2009 report by U.S. Centres for Disease Control and Prevention provided
information on Ix , Fx , and life expectancy (expected # of years remaining) of
females
In U.S., Ix doesn't drop greatly until age 70, while in Gambia, many people die at
young age especially those born in the annual "hungry season" (July-Oct)
E.g., 47%-62% of Gambian reached age 45, compared to >96% of U.S. females
Ix can be graphed as a survivorship curve where the data is plotted from
hypothetical cohort (typically of 1000 individuals) that will reach different ages
Ix curves can be classifies into 3 types
Type I survivorship curve is where newborns, juveniles, and young
adults have high survival rates and most survive until old age. E.g. US females
and Dall mountain sheep
Type II survivorship curve is where individuals have a constant chance
of dying throughout their lives. E.g. mud turtles (after second year) and some
fish, plants, and birds
Type III survivorship is where most individuals die young. It's the most
common one in nature since many species produce a lot of offspring. E.g. giant
puffballs, oysters, marine corals, most known insects, and plants like desert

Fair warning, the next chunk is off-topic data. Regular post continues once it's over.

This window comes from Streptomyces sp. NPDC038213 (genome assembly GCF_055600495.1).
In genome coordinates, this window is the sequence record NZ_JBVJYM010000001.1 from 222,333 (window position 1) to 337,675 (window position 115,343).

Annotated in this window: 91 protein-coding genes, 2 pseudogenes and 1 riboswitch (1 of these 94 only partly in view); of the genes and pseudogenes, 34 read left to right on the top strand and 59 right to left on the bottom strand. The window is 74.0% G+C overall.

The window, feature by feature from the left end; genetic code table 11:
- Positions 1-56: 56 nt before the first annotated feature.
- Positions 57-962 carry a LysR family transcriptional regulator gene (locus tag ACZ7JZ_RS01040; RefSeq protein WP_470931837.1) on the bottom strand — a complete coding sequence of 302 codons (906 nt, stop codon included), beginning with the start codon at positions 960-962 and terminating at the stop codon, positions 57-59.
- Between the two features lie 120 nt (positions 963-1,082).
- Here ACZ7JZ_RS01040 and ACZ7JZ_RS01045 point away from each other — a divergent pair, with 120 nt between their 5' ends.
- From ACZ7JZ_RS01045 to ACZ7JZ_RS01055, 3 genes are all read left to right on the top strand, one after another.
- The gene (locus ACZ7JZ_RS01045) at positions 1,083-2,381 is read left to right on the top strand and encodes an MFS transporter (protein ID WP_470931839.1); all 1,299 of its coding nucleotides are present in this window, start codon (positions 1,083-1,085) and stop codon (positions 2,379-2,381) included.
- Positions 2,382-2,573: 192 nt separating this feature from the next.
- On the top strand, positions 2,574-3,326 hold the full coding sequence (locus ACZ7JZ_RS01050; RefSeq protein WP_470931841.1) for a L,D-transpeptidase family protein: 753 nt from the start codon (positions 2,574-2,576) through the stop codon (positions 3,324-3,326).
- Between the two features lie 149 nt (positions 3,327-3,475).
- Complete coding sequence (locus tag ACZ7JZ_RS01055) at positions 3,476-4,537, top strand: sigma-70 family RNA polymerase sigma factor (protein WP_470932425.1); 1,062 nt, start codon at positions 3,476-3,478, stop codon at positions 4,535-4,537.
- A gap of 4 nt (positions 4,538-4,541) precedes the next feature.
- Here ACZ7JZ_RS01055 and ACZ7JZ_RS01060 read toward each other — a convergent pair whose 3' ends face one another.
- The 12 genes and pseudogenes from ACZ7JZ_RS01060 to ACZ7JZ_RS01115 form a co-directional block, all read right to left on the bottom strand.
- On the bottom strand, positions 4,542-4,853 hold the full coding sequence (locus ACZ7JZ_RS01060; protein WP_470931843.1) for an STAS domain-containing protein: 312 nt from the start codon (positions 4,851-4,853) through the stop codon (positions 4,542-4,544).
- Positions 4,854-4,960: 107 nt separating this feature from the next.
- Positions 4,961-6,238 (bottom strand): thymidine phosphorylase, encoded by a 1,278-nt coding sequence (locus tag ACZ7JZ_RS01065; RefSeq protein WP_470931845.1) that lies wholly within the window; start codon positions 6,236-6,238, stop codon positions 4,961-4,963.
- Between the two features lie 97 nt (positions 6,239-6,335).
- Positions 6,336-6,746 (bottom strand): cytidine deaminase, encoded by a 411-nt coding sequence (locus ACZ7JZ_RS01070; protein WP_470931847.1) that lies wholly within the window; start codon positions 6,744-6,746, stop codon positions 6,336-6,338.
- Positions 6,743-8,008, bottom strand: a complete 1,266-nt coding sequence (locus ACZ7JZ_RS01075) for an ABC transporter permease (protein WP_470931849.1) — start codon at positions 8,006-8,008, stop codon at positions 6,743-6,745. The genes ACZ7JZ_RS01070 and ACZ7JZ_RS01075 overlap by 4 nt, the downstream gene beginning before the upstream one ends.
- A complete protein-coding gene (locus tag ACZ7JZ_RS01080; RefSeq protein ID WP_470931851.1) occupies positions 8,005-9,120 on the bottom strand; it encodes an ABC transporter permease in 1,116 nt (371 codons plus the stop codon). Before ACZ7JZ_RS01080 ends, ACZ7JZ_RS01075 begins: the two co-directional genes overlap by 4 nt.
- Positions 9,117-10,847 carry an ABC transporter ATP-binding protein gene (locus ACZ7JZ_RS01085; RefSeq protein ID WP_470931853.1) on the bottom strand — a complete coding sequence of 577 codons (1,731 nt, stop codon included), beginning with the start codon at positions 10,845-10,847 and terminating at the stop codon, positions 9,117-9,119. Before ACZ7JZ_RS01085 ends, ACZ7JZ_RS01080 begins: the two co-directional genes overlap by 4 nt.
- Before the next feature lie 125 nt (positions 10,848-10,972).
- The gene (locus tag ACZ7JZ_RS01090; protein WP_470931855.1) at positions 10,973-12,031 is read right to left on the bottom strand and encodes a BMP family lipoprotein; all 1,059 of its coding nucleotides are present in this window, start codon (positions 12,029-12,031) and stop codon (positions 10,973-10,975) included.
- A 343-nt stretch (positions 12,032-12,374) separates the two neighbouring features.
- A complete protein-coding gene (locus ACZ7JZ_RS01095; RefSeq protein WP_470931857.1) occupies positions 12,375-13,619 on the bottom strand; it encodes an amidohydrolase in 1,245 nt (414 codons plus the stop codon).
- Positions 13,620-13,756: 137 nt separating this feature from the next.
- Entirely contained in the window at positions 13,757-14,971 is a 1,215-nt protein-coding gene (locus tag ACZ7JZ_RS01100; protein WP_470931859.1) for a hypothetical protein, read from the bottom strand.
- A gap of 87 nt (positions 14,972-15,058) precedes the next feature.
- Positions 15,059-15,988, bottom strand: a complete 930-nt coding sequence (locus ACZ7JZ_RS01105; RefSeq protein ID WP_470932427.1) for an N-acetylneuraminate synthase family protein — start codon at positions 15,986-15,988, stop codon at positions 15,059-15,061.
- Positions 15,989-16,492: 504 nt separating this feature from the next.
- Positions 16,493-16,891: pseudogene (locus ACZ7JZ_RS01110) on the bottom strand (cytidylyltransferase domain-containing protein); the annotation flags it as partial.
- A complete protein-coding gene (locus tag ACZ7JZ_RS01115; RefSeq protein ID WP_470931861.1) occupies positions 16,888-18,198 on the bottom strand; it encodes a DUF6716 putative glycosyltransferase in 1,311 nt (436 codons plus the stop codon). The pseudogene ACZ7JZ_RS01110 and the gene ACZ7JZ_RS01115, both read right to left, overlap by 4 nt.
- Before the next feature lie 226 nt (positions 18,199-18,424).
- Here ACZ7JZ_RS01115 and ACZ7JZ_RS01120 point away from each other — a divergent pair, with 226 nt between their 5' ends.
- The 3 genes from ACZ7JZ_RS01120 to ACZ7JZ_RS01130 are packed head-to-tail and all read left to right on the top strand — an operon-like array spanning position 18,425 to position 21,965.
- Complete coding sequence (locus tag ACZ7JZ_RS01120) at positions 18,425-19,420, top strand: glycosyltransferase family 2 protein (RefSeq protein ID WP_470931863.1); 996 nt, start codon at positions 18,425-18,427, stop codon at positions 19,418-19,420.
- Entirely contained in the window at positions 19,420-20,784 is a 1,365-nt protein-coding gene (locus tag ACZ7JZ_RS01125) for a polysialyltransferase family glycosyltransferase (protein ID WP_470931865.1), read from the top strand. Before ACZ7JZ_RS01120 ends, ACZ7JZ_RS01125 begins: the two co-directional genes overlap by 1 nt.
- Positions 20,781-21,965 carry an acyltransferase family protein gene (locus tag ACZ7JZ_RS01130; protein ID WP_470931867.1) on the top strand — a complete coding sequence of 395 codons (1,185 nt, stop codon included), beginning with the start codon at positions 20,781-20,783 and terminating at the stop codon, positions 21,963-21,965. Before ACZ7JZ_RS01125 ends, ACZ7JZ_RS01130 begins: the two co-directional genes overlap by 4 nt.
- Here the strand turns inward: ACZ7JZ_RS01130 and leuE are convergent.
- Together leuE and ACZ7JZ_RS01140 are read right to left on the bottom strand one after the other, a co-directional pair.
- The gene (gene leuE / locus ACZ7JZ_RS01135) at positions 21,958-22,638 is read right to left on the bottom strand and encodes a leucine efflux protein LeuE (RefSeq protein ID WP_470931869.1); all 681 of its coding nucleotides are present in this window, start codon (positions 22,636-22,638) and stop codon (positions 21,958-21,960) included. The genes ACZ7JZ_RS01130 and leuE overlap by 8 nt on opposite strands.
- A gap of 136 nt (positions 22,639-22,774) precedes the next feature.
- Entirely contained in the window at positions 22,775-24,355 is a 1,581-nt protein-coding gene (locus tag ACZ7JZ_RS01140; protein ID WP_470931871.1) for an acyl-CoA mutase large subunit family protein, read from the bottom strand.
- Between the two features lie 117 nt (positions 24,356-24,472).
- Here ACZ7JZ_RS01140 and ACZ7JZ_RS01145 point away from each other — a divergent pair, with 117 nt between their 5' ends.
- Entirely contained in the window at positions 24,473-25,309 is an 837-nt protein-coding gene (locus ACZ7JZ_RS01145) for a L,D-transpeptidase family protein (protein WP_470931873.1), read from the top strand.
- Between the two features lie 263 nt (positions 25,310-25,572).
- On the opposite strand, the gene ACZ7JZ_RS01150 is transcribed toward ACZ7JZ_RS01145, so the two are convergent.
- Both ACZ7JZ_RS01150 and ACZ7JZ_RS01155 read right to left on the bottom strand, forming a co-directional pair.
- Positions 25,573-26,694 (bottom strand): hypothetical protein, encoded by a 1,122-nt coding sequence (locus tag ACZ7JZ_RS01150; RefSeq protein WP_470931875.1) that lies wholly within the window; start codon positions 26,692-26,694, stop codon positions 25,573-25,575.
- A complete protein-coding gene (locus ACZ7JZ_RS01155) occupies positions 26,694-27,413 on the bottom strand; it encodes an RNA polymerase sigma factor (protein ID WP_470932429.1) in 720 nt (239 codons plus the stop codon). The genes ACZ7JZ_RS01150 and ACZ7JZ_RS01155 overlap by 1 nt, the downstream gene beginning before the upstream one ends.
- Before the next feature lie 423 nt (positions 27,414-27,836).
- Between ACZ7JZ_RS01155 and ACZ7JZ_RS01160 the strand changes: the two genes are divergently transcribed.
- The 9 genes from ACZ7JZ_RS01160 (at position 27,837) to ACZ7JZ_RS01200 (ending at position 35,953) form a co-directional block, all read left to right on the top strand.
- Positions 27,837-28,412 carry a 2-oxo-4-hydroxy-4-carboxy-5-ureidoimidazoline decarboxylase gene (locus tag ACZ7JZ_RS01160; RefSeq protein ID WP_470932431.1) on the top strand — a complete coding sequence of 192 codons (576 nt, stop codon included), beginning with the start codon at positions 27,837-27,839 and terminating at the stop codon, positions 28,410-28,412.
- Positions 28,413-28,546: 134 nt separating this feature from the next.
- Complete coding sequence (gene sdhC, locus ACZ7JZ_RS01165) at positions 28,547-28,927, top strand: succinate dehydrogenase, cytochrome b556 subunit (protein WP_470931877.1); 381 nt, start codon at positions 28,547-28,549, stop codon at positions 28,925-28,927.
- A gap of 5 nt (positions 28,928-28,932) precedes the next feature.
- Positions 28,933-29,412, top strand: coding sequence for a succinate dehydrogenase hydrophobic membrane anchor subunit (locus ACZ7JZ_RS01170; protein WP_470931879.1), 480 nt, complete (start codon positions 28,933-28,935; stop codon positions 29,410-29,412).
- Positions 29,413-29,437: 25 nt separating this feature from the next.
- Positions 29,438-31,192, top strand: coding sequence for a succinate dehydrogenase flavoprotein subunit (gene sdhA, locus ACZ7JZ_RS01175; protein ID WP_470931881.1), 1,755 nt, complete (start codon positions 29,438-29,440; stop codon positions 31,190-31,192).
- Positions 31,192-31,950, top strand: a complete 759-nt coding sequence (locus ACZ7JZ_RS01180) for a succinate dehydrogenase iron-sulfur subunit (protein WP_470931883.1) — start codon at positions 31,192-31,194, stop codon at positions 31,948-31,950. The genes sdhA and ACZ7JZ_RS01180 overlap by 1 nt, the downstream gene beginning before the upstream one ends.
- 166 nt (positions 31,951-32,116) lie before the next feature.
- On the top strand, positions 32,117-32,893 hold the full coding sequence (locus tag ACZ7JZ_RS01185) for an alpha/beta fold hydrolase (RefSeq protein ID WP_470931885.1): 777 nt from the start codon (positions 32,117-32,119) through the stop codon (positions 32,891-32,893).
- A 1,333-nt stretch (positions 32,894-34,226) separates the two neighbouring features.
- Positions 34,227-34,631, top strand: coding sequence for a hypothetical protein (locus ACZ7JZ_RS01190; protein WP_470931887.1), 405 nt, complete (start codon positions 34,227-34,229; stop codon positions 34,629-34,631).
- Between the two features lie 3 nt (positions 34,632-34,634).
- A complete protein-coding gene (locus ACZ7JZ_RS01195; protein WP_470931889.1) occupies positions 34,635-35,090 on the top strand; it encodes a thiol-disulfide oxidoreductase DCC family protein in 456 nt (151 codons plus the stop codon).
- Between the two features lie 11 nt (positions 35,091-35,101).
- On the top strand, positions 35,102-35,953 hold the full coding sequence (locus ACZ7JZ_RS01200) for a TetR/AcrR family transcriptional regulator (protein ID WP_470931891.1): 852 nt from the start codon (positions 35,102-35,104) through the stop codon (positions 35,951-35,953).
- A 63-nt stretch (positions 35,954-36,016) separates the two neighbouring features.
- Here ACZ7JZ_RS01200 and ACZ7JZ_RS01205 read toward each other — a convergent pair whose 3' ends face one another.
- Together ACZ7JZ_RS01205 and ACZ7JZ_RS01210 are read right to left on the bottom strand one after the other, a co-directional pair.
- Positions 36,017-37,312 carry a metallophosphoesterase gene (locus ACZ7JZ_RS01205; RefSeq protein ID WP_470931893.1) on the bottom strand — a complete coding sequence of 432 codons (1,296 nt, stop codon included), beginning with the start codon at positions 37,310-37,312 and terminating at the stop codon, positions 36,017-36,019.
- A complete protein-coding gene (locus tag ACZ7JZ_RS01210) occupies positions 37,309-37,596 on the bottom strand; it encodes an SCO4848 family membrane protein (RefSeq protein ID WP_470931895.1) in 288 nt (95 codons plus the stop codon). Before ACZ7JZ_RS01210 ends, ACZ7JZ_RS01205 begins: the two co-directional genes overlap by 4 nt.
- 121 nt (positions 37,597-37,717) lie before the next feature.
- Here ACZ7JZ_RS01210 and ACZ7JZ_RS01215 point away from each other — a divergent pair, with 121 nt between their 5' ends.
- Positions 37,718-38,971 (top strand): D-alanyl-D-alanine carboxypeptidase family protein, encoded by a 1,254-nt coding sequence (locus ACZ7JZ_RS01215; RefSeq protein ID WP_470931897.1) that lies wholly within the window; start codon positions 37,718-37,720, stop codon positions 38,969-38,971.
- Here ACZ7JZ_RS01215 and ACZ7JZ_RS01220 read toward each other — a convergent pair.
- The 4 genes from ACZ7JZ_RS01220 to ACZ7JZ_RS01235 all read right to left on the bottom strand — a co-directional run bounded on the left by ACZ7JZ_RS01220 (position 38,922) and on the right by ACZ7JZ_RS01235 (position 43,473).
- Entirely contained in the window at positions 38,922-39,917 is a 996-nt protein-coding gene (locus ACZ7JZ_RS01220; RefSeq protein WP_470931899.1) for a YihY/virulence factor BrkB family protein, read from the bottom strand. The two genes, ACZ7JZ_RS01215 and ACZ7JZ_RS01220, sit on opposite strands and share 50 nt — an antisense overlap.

shrub
Age Structure
Age class - individuals whose ages fall within a specified range
Age structure - describes proportions of the population in each age class
Age structure influences how rapidly population grows or shrinks
In general, population with more individuals of reproductive age will grow more
rapidly
Age structure and population size can be predicted from life table data
Life table data can be used to predict how many individuals our population will
have the following year by first multiplying # of individuals in each age class by
survival rate for that age class to find out the # of survivors of age x that will
survive in the next time period. E.g., N2 x S2
Then, determine the # of newborns those survivors will produce in the next time
period by multiplying fecundity of one age class with the # of survivors of that age
class in the next time period and adding it with a sum of fecundity and # of